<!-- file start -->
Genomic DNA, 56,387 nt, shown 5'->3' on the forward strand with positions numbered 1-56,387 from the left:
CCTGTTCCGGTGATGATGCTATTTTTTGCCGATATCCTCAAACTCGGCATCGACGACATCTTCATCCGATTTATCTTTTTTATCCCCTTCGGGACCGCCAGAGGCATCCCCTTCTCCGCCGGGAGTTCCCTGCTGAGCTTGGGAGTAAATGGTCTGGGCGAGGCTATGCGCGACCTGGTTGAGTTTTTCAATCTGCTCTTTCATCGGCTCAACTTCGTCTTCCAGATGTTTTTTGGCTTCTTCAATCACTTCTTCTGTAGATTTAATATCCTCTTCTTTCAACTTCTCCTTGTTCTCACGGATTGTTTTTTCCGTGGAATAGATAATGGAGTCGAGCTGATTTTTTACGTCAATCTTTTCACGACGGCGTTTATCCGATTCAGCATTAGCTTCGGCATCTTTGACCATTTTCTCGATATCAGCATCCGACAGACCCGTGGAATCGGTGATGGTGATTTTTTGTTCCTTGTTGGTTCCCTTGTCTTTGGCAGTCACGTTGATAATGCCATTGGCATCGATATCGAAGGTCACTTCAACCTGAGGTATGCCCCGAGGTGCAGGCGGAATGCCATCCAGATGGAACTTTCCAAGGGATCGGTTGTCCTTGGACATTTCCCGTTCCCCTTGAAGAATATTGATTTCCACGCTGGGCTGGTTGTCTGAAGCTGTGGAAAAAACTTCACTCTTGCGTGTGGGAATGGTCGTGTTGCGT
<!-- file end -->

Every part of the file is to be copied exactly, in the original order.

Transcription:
Genomic DNA, 56,387 nt, shown 5'->3' on the forward strand with positions numbered 1-56,387 from the left:
CCTGTTCCGGTGATGATGCTATTTTTTGCCGATATCCTCAAACTCGGCATCGACGACATCTTCATCCGATTTATCTTTTTTATCCCCTTCGGGACCGCCAGAGGCATCCCCTTCTCCGCCGGGAGTTCCCTGCTGAGCTTGGGAGTAAATGGTCTGGGCGAGGCTATGCGCGACCTGGTTGAGTTTTTCAATCTGCTCTTTCATCGGCTCAACTTCGTCTTCCAGATGTTTTTTGGCTTCTTCAATCACTTCTTCTGTAGATTTAATATCCTCTTCTTTCAACTTCTCCTTGTTCTCACGGATTGTTTTTTCCGTGGAATAGATAATGGAGTCGAGCTGATTTTTTACGTCAATCTTTTCACGACGGCGTTTATCCGATTCAGCATTAGCTTCGGCATCTTTGACCATTTTCTCGATATCAGCATCCGACAGACCCGTGGAATCGGTGATGGTGATTTTTTGTTCCTTGTTGGTTCCCTTGTCTTTGGCAGTCACGTTGATAATGCCATTGGCATCGATATCGAAGGTCACTTCAACCTGAGGTATGCCCCGAGGTGCAGGCGGAATGCCATCCAGATGGAACTTTCCAAGGGATCGGTTGTCCTTGGACATTTCCCGTTCCCCTTGAAGAATATTGATTTCCACGCTGGGCTGGTTGTCTGAAGCTGTGGAAAAAACTTCACTCTTGCGTGTGGGAATGGTCGTGTTGCGT